Thursday, 27 August 2009

Stand down ... don't standby

About 2% of the world's electricity is consumed by devices on standby.

So, if we all turned those machines off (completely) and we then had to wait for them to reach full power ... how much productivity would we lose.

I don't know ... but I suspect we would save more than we would lose.

Can anybody suggest how or where we might get an answer that might convince people to change their behaviour?

Thursday, 20 August 2009

Never Too old

You are never too old to learn .. but perhaps I might be. I am currently on a course developing my Lean Six Sigma knowledge and skills. At the end of each day my brain hurts. This is either because I am working hard … or perhaps because my brain is getting less able to absorb lots of new stuff.

Still it is useful to go through the experience that I often make students go through. Perhaps more importantly, the actual concepts, methodologies and techniques of Lean Six Sigma chime with existing knowledge … so I am both better-educated and re-assured.

Saturday, 8 August 2009

Singapore - should it reduce foreign workers?

2 Singaporean ministers have cautioned against calls to reduce foreign workers as a way to improve the productivity of Singaporean workers. Manpower Minister Gan Kim Yong suggested it is too simplistic to assume that such a move will automatically lead to higher worker output.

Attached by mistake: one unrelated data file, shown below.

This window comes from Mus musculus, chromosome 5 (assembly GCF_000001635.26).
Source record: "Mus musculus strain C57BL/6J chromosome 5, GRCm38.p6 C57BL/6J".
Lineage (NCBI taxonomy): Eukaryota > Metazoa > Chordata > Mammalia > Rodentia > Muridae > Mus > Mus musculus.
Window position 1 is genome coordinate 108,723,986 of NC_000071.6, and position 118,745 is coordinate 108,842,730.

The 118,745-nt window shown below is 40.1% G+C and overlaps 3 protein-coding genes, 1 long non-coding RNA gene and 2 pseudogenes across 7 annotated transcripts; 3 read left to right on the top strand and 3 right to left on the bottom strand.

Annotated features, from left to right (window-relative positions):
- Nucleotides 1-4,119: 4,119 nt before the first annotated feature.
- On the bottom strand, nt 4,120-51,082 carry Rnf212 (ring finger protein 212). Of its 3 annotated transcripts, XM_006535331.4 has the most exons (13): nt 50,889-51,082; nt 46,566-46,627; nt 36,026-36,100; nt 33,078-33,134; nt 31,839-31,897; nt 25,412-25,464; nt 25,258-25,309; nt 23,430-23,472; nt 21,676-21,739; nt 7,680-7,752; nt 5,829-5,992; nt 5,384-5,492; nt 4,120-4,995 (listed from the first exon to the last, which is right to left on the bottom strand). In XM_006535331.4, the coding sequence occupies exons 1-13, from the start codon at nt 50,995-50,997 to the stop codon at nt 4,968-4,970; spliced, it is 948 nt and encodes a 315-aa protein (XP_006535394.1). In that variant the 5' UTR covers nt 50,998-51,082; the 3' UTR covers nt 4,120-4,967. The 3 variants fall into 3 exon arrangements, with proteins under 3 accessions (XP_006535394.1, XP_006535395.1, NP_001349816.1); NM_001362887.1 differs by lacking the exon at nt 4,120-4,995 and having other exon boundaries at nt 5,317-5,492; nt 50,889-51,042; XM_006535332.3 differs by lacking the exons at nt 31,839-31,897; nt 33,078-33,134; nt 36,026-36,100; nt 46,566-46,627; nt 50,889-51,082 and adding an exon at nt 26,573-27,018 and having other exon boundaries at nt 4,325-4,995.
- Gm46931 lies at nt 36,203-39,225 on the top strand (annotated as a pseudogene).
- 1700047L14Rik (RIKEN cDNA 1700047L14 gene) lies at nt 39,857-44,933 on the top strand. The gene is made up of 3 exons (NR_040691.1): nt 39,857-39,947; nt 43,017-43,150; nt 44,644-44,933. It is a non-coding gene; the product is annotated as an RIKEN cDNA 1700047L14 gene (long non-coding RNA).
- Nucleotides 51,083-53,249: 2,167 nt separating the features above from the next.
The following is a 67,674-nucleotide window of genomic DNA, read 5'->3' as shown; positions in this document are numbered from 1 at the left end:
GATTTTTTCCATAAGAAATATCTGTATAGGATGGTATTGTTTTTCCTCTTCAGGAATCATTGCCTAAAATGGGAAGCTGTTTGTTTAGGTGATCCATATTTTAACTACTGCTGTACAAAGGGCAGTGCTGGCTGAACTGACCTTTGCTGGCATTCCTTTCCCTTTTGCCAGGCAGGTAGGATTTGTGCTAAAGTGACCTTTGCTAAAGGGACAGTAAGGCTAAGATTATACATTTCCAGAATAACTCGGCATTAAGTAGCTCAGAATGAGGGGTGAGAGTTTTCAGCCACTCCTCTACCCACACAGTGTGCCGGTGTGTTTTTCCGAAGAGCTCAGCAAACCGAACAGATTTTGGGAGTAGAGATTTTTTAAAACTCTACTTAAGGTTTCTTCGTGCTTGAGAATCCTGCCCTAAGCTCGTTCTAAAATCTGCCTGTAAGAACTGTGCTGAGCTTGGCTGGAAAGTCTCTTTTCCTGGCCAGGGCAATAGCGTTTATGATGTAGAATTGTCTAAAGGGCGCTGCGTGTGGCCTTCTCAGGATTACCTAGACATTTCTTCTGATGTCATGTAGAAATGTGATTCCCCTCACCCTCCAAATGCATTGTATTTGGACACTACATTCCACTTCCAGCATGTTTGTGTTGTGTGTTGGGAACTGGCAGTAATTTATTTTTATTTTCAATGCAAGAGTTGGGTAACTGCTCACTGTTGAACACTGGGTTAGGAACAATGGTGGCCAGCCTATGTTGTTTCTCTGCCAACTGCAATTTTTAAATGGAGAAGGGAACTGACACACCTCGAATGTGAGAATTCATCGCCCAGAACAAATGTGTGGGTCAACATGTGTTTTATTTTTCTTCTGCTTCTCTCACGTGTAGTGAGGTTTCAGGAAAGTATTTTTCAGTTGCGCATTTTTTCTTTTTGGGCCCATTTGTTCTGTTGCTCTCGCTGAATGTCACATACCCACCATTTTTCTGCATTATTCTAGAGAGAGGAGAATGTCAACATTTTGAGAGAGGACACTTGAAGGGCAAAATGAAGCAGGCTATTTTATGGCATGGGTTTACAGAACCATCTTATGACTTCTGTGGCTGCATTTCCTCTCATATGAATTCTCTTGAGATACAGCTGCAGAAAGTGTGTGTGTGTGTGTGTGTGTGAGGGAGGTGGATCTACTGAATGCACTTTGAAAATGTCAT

National Development Minister Mah Bow Tan at a different event said that 'Just zeroing in on foreign workers alone is not the total solution.' But he did concede that 'it is something that needs to be looked at'.

Their comments come a day after labour MP Josephine Teo called on the Government to re-tune foreign worker policies, saying that easy access to foreigners could be one reason productivity is sliding.

In the first quarter of 2009, productivity slipped by 15.4 per cent, compared with the same period last year, continuing a steady decline since the last quarter of 2007.

Sunday, 2 August 2009

Canada vs USA - the reasons?

According to recent information, Canada’s lower productivity accounts for the largest component of the income gap between the United States and Canada.

Canada has invested less in machinery and equipment per worker since the 1980s, resulting in less capital intensity (less capital per worker). Canada’s research and development (R&D) as a proportion of GDP is lower than that of the United States and other OECD countries. Usage of information and communications technology (ICT) is also less extensive than the United States.

While Canada ranks favourably against the United States in primary and secondary educational attainment, Canadians fall behind their American counterparts in the attainment of university or advanced degrees and in opportunities for on-the-job training or continuous education.

Finally, industrial organization also plays a part. According to the Conference Board of Canada, Canadian manufacturers are more heavily concentrated in lower productivity growth industries. Smaller enterprises (SME) are generally less productive than larger ones, and SMEs are a greater share of Canadian manufacturing and employment.

So, when you see national productivity figures, you have to do quite a bit of 'unpicking' to understand them.